Background and Challenge

From the early 1900s, the 21,000-acre Massachusetts Military Reservation on Cape Cod served as a hub for operations that were critical to the United States.  But those operations also resulted in the release of solvents, nutrients, and other contaminants into the environment.  By the mid-1980s, it was discovered that these various activities had contaminated Cape Cod’s sole source aquifer for drinking water for more than 200,000 year-round residents.  When a United States Geological Survey hydrogeologist lit a match to a groundwater sample and it caught fire, this discovery ignited intense conflicts about who was responsible, how extensive was the mess, and how and what should be done. After years of debate, Tad McCall, then Secretary of the Air Force for Environmental Protection, stood up at a heated public meeting and apologized for the failed clean-up efforts to date and said: “I will take responsibility for ensuring that the Air Force makes your community whole again.”

The CBI Approach

As part of McCall’s commitment, CBI was asked to work with federal, state, and local officials and citizens to: design a more effective process of engagement and decision-making, facilitate public meetings, mediate inter-agency decision-making, and help communicate with the public throughout the process. CBI led a multi-phase effort aimed at clarifying roles and responsibilities among the deeply divided parties. CBI brought together scientists, environmentalists, town managers, staff and management from the Air Force, Army, state, the Environmental Protection Agency, and more to generate consensus on a strategic plan for cleanup.  CBI then assisted the parties in reaching consensus on modeling for more than 10 groundwater plumes, honing options for cleanup, and mediating negotiations among key agency leaders to make remedial decisions. CBI led countless team meetings, technical workshops, public meetings and workshops, and strategic planning retreats over almost a decade to bring the site to active remediation.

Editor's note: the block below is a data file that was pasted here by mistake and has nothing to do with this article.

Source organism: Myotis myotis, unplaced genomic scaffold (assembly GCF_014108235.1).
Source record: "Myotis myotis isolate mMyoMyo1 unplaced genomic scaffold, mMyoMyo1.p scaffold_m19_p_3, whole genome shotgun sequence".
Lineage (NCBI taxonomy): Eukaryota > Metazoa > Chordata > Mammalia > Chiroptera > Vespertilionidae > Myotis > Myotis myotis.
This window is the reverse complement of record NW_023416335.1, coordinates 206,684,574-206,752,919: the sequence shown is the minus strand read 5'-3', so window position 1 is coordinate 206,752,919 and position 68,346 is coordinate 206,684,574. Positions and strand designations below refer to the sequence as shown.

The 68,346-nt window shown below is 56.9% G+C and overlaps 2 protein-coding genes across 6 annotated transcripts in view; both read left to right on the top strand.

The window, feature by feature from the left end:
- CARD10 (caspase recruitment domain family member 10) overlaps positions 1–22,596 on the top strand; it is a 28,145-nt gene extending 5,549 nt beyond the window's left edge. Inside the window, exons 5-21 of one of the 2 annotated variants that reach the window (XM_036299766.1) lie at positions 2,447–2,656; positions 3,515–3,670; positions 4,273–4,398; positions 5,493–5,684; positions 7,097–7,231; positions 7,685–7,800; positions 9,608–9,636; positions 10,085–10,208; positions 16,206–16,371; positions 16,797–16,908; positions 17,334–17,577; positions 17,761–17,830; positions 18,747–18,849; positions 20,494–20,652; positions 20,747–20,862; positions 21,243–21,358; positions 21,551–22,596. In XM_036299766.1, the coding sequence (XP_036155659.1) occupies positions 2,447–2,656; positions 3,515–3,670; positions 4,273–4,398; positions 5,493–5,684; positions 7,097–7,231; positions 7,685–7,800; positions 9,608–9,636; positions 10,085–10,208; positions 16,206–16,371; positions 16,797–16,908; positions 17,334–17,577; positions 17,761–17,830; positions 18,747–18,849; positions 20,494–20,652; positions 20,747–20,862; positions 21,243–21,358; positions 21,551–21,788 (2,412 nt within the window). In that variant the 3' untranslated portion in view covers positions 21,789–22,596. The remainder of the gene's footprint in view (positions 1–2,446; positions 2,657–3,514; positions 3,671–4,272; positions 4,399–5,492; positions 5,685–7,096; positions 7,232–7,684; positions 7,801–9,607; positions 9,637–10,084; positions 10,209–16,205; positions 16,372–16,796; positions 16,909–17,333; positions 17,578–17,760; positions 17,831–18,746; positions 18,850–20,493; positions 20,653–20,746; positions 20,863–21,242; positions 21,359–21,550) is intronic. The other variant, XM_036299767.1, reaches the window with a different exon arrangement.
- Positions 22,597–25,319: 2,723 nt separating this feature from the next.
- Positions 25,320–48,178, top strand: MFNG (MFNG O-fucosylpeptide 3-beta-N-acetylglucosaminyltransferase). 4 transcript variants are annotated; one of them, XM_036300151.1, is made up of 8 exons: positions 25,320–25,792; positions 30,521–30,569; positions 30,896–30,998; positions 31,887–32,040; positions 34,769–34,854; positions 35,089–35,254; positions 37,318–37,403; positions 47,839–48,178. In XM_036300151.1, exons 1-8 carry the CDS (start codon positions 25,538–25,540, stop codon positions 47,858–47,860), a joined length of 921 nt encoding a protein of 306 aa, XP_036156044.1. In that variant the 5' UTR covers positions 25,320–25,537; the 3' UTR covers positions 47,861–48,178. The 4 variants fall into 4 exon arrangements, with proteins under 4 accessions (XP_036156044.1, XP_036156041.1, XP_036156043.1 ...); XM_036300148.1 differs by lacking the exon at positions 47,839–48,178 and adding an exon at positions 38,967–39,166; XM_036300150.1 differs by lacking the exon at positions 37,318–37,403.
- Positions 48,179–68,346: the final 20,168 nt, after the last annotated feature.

This $750 million, decade-long effort resulted in a new regional water system, tens of thousands of tons of purified soil, and tens of millions of gallons of clean water treated by carbon filtration, powered by newly installed wind turbines. As importantly, CBI helped repair and restore inter-agency relationships, towns and Air Force relations, and helped move the site from conflict to an intensive, highly successful collaboration.